Multiple choice: You now have scores of options for reporting SAT and ACT results

By Sharon Hodge on June 22, 2015

Choices seem to be everywhere—choices about what to do after high school. Where to go? What to major in?

Now add to that yet another choice to be made: How to send your standardized test scores to put your best foot forward?

It used to be you sat for the SAT or ACT and chose which schools would receive your score (notice the singular). But now, with students taking either or both of the tests multiple times, there are new options for presenting your highest scores to the colleges of your choice, such as SAT Score Choice. You should familiarize yourself with the options and some of the situations in which you might use them.

However, it is important to note that each college has its own score-use practices, and many colleges and universities do not utilize Score Choice or superscoring. These schools generally want you to submit all of your test scores, and they will consider the highest scores received. It is important that you check with your college choices to see what they require.

SAT Score Choice: This is available for the SAT and the SAT Subject Tests and allows students to choose which scores they send to a particular college, by date for the SAT and by individual test for the SAT Subject Tests.

For example, if you take the SAT in January and again in April, and score better overall in April, you can choose to send just the April results. For the subject tests you simply pick the best test result and send that. There is no extra cost for this service.

Superscoring: While many schools long have superscored the SAT, taking the best scores for each section (math, critical reading, and writing) from multiple test sittings, more colleges and universities are starting to do so for the ACT sections ( English, mathematics, reading, and science) as well. You can check with the admissions office to see if the colleges you are interested in use superscoring.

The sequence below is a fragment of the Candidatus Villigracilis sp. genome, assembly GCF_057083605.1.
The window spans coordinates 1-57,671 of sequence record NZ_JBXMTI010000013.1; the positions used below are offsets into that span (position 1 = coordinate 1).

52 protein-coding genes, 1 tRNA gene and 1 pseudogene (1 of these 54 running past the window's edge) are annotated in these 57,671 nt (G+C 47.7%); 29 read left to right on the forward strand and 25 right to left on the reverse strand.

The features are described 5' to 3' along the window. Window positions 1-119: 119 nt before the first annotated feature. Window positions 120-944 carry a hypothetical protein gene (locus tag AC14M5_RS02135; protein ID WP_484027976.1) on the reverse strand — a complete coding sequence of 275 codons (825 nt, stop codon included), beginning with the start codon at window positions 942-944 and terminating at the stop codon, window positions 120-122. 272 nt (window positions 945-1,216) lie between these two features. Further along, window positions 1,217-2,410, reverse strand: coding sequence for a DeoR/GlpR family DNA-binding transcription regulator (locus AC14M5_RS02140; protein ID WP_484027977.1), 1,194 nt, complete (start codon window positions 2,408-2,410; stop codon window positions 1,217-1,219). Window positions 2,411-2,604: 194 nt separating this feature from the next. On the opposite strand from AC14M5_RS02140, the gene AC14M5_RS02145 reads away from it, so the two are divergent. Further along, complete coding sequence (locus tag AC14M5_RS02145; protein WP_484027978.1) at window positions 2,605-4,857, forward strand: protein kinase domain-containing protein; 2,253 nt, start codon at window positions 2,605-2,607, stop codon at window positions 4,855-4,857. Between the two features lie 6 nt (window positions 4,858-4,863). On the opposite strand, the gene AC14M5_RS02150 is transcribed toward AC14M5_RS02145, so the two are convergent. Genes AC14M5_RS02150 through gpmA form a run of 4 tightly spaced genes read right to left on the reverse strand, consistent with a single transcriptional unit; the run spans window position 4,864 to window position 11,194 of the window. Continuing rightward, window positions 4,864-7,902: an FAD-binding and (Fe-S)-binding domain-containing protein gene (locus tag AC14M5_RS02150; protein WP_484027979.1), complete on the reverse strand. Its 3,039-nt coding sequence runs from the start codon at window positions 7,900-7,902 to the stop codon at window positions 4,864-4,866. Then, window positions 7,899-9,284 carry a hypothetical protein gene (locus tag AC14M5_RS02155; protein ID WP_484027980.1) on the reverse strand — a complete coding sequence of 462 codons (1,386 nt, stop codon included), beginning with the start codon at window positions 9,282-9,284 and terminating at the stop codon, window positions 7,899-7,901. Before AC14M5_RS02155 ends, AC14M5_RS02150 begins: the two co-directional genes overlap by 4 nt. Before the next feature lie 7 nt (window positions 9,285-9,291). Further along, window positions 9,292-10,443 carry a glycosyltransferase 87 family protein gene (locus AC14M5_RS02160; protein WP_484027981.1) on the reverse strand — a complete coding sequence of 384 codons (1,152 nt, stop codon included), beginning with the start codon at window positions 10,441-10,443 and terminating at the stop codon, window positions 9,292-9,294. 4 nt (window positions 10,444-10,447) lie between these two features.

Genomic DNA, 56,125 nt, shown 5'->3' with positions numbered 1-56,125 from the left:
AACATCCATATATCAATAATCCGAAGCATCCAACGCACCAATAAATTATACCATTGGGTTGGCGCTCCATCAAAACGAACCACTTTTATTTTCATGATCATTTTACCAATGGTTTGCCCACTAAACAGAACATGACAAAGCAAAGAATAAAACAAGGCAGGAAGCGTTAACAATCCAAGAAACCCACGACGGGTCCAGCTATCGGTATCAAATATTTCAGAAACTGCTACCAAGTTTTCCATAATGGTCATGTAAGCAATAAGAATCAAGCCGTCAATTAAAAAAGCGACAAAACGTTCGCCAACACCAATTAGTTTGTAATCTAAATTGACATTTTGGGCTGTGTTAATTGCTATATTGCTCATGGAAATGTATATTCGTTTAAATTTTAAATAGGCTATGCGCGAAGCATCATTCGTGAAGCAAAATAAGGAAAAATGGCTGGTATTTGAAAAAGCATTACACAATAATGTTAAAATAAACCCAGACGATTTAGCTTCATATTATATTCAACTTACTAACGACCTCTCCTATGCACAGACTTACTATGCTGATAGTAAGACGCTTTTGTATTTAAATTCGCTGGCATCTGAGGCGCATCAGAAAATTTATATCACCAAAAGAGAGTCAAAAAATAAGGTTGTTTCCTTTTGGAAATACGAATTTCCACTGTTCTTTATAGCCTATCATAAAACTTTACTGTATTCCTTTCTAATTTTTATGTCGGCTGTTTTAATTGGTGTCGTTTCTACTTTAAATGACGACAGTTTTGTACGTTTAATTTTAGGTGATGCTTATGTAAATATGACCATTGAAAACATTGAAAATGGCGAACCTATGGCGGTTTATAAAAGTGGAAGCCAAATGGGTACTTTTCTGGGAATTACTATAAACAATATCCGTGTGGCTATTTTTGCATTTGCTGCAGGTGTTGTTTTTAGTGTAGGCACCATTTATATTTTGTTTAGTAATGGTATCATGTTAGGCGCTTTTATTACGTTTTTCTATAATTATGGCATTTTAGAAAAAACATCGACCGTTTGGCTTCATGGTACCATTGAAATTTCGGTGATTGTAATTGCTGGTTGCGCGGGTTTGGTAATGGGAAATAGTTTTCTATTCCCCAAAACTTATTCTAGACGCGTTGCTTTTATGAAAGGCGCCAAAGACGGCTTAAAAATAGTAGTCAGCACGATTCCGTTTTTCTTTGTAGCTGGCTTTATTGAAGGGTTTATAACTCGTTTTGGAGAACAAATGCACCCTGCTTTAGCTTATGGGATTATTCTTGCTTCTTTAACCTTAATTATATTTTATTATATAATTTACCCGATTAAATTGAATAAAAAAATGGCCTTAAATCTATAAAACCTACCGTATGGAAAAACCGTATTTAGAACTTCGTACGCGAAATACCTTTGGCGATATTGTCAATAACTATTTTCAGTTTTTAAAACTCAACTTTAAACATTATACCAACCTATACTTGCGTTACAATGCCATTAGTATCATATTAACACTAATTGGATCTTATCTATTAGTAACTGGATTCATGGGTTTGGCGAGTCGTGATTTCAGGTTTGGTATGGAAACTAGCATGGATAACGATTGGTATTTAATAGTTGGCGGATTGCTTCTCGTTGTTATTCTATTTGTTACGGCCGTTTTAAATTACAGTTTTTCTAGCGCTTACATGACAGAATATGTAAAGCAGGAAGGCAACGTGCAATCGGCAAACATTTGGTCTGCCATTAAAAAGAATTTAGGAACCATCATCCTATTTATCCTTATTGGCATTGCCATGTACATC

“It makes sense for anyone who suffers through the  ACT test  more than once to ask whether a college superscores the ACT,” Lynn O'Shaughnessy, author of The College Solution: A Guide for Everyone Looking for the Right School at the Right Price , writes on her blog. “ Knowing what a school’s policy is towards superscoring is important because teenagers might be in a better position to gain admission to some schools or capture fatter financial aid packages or merit awards if their ACT results are superscored.”

However, not all the score choices are up to you. Universities and colleges can decide what ACT composite score they will consider; for example, they can choose the “most recent” score, the "single highest" score in one sitting, or the "combined highest" (superscoring) approach.

As for the SAT, when you send scores through My SAT, information about a selected college’s score-use practices will be presented and will generally fall into similar categories. For example, schools selecting the “ highest section scores across test dates,” “single highest test date,” or “all SAT scores required for review.”

The key is making sure the selected institution has all of the information required, and that it is generally better to err on the side of providing too much information as opposed to too little. By providing multiple test results, students assure that their very best scores are available to be considered, and colleges generally are interested in weighing the highest scores.

“It’s to a school’s advantage to superscore because then it can report higher SAT scores that will make the institution look more exclusive,” according to O'Shaughnessy . “Parents and teenagers often examine SAT and ACT ranges when they are researching more selective schools. Some highly elite schools don’t superscore, but they don’t have to because the students that they accept have stellar scores across the board.”

Video: http://www.brightstorm.com/advice/college-counseling/test-prep/which-tests-do-i-submit-sat-or-act/


By  Sharon Hodge | June 22, 2015

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Sharon Hodge

Sharon Hodge

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